Recently retired as CEO of Chapel Down, Frazer Thompson steps down this month (April) as a board member of WineGB. Arriving from the beerage and Heineken he transformed the Kent producer into the giant of English wine it is today.
Frazer Thompson talks to Vineyard editor Christian Davis, who has known the 62-year-old since he arrived at Whitbread, when it was a traditional brewer, as a raw, marketer, with a Geordie love of beer.
The here and now?
“I’m the newly retired founder/ex-CEO of Chapel Down Group plc, England’s leading producer. I handed over the reins to Andrew Carter in November 2021, after exactly 20 years.”
Frazer and his wife, Sue, have three children and a grandchild. “I want to spend more time with them. We have a son in New Zealand who we have not seen for three years (because of Covid-19). We would need at least six weeks to visit him…”
He does however remain a shareholder and an ambassador for Chapel Down.
How did you get to be in the wine trade?
“I graduated in 1981 and, as a Geordie, soon wound up in beer at Whitbread. At 29, having co-led a team to acquire and integrate the Boddingtons brand and develop a successful strategy as a response to the then Government Beer Orders, I was made a director of Whitbread plc. I joined Heineken in 1995 as global brand director for the Heineken trademark. Based in Amsterdam, my global remit was to sell more beer, make more money and build long term value.
“I became CEO of Chapel Down in November 2001, having become bored with working for a huge corporate and becoming the sort of ‘turn left’ business executive I didn’t really like, marketing a product that was (at the time) unchangeable.
“Chapel Down gave me something to feel passionate and excited about. It wasn’t the wine trade that attracted me, it was the potential proposition of English wine and the chance to do something that could make a real difference. After 20 years to the day, I retired and passed the baton to a new generation happy in the knowledge that English wine is now firmly on the wine world map, and Chapel Down its major player.
“Years in the trade: 20 in wine, 18 in beer.”
How would you describe yourself?
“I’d describe myself as: ‘Retired and happy’, but still trying to go to bed a little less stupid than when I awoke.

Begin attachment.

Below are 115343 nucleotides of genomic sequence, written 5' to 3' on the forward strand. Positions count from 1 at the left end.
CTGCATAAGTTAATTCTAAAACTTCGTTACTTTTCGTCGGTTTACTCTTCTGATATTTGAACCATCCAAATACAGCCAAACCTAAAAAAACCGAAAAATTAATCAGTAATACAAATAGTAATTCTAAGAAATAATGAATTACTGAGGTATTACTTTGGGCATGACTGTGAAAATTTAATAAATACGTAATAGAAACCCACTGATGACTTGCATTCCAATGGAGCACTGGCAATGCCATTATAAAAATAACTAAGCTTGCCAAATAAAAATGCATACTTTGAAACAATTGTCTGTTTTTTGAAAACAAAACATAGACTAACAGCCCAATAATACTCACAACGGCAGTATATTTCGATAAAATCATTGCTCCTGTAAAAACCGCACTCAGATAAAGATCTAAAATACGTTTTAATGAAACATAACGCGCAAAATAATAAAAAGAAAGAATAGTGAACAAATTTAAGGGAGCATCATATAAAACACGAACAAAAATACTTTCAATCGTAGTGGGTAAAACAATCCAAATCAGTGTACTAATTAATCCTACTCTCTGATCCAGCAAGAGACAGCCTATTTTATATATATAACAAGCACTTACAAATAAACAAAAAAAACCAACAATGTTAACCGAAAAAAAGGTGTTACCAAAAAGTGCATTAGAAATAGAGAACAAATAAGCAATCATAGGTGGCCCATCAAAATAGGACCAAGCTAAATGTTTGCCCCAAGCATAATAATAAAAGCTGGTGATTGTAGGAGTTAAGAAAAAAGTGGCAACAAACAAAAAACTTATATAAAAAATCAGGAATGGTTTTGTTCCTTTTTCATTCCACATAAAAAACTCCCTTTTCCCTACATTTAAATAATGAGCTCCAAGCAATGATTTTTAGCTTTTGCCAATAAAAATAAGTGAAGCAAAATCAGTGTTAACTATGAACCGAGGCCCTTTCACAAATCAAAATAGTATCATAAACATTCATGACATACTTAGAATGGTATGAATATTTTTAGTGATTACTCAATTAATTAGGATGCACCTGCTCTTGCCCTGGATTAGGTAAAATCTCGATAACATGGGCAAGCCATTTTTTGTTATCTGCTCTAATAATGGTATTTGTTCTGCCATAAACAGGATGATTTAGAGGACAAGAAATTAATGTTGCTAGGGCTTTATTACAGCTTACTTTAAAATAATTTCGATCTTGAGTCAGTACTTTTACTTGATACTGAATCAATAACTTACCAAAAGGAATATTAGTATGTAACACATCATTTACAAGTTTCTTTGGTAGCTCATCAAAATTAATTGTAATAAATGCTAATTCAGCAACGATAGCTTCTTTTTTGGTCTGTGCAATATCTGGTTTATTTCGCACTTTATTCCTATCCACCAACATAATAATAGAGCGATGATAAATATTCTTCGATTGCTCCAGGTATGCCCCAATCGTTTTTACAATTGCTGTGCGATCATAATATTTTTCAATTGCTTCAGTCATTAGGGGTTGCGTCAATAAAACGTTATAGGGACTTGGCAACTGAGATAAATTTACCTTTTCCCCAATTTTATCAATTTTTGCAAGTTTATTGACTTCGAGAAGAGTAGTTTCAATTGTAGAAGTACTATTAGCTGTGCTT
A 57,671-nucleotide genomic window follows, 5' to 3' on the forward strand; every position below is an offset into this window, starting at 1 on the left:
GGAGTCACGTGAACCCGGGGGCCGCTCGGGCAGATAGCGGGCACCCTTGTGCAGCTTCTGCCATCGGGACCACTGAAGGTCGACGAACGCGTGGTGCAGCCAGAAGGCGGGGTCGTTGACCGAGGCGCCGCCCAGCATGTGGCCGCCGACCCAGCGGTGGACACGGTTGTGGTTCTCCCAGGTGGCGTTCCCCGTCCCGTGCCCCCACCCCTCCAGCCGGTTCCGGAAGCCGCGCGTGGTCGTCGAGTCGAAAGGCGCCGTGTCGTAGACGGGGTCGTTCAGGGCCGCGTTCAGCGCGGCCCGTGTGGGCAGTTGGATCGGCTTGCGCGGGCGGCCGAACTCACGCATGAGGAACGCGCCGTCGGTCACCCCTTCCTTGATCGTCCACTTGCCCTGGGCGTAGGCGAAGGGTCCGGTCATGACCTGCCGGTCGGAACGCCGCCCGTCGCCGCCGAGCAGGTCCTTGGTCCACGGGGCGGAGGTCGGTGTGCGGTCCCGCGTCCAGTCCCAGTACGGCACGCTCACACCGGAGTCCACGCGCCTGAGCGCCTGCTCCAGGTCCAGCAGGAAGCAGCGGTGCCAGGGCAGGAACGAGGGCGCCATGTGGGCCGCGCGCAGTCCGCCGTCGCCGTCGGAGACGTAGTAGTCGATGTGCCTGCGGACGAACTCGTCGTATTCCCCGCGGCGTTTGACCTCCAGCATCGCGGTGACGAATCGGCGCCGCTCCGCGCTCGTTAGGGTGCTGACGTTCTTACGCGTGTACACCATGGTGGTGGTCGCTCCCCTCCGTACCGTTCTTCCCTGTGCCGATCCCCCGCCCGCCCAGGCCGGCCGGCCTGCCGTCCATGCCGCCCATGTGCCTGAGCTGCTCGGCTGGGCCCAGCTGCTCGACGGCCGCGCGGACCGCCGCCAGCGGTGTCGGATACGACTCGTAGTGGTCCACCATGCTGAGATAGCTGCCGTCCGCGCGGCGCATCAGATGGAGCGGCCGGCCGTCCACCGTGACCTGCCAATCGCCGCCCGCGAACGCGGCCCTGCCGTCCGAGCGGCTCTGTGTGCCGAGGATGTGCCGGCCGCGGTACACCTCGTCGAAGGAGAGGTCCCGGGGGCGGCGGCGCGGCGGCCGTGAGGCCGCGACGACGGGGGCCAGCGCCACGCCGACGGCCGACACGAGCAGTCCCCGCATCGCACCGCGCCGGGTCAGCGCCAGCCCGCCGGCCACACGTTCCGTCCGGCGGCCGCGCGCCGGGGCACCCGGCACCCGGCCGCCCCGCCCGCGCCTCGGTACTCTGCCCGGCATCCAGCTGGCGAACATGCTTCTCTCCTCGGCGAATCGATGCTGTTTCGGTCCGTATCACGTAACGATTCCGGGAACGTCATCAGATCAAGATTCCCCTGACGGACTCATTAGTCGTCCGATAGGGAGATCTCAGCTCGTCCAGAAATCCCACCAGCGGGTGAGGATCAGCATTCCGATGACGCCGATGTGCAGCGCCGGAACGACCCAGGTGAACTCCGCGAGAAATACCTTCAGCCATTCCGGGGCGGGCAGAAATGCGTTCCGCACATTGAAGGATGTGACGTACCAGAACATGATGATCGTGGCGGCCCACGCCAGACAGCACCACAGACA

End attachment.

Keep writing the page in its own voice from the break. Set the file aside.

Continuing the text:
“My performance reviews over the years consistently tell me I am seen as: ‘Engaging, charismatic, blunt, honest (not always seen as a strength, but rather predictably northern); creative (positive), independent (not necessarily positive), hard to manage (least positive), open, reliable.”
What do you love about the wine trade?
“The people who make wines happen. The growers, the winemakers, the commercial and financial teams who turn a humble grape into something special.
“It’s an act of enormous faith to try to produce something as unique, beautiful and uplifting as wine with God as your most inconsistent business partner.
“I also see the need for significant change in the industry and the opportunities that change can bring to companies like Chapel Down in the coming years.”
What frustrates you about the wine trade?
“The archaic protectionist rules and regulations concocted in the misguided belief that consumers want them, understand them, or value them. Consumers want brands. Well managed brands will have much tougher rules and regulations, driven by consumers, not protectionist landowners.
“The quantity of intermediaries between the wine and the consumer in the current traditional route to market model is staggering. Sadly the quality can be poor. Wine attracts a lot of people who have nothing to add, just opinion not fact, swagger, not style and rudeness, not charm. There is no substitute for ensuring that every wine must have its own story to tell and it must tell the story to the customer and consumer far better. Otherwise, it’s just another wine on a list. There are literally thousands of them.
“The enormous number of people and organisations between the producer and the consumer add huge cost, but rarely huge value. All will claim to be ‘passionate about wine’. Yet passion isn’t a word you should ever say of yourself. Earn it. Prove it. Live it. Excite others. Get others to say it of you. And always retain your integrity, humility, dignity and manners.”
If there is one thing you would like to do to improve things, what would that be?
“If forced: Duty should be paid where and when the cash is collected.